Before going through this page, make sure you have thoroughly read and understand the basics of optimization. The practice problems on that page will also give you a head start on these types of problems.
Recommended Books on Amazon (affiliate links)  

Getting Started
The idea with optimization problems is to get one equation with two variables. One variable should be the value you are trying to maximize (or minimize) and the other variable can be anything but there is often more than one way to set up the equation. Then, you take the derivative with respect to the second variable, set it equal to zero and solve.
Before we get started, this first panel will help you review word problems by giving some general advice and techniques. Even if you already know how to work word problems, you may find the information in this panel helpful.
Word problems are what math students dread the most. I completely understand. I had a lot of difficulty too. However, I found a technique so that I was not only able to successfully work word problems but, eventually, I came to like them and am now able to teach them.
I will tell you up front that figuring out how to work word problems is not easy and takes some independent work on your part to master them. But once you do, you will find them enjoyable and, since so many students struggle with them, most teachers give pretty easy problems, even on exams. So you should be able to breeze your way through them.
First, what doesn't work. Most books try to lump all word problems together and give you general guidelines on how to work them. I have NEVER found that helpful. It wasn't until I was able separate out the different types of word problems, that I came to understand how to work them. Since there are different types of word problems, there are different ways to work them.
Here is what you need to do.
1. Find plenty of problems with worked out solutions. Here are some suggested resources.
 Get a good book with examples and worked out solutions of the type of word problems you are studying. We have posted several suggestions on the books page.
 Check out the solution manual for problems in your textbook.
 17calculus practice problems
2. Once you have a good selection of worked out solutions, go through them carefully and pick up patterns on how they set up the problems, solve them and give the final answer. Pick the ones that are similar to ones in your textbook that you are working on for your class.
3. Key   Group the problems into categories that make sense to you. Some examples might be problems with triangles, problems with right circular cylinders, problems asking you to find areas or volumes. A single problem can go into multiple categories based on configuration or type of question or any other category that makes sense to you.
4. Work the problems yourself before looking at the solutions. Then compare your solutions with the book. Determine what you did wrong and what you need to learn in order to work the problems correctly. At first, this will be slow and painful but once your brain catches on, it will start to be fun. Be patient with yourself, work hard and don't give up. [ In the case of videos, stop the video after the presenter has given the problem statement and work it yourself before watching them solve it. ]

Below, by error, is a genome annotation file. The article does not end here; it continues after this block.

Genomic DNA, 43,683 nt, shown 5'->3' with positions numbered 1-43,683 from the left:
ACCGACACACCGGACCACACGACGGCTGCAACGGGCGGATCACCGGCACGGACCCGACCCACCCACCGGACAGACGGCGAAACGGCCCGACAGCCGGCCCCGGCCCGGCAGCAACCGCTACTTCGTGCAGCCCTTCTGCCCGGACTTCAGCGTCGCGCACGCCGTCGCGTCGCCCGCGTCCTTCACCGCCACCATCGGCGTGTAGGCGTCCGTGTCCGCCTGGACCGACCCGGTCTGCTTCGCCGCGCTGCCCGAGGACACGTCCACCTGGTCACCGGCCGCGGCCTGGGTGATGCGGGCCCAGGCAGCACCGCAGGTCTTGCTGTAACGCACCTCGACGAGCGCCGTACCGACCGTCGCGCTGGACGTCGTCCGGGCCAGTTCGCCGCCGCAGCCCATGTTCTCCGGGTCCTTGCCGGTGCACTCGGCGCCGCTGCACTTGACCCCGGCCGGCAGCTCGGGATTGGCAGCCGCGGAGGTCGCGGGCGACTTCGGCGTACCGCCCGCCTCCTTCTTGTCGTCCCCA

5. Important   Once you have finished a problem, write down the meaning of your answer in words and then reread the problem statement to make sure that your answer is what the problem asked for, including units. For example, I worked a problem about a skydiver and the problem asked for the time it takes for the skydiver to hit the ground after he opens his parachute. When I finished the problem, I had calculated the time that it takes for the skydiver to hit the ground since he jumped out of the plane. When I checked my answer in the back of the book, I was confused until I realized that the number I had was not what the problem asked for. If I had written what my answer means in words and then looked back at the problem, I would have realized right away what I needed to do to finish the problem. Doing this will save you from losing points on homework and exams and it takes only a few seconds.
6. Make sure you understand every single step and, when looking at the solution, figure out why they do things the way they do. If you made a mistake, try to understand what your mistake was and what you need to understand in order to not make the same mistake again. [ Also remember that no textbook or video is always 100% correct. If you can not figure out your mistake, find someone to ask and see if the solution manual is incorrect. ]
7. Pick up patterns and general ideas from each group of problems by working the same type of problems all together. Don't jump around to different types. Stay with one type for several problems. I won't tell you exactly how many. You need to determine that by how difficult the problems are, how well you think you understand the current type, how much time you have and how well you want to do on your homework and exams. Sometimes you can go on after working 5 of the same type, sometimes it takes 10 or more.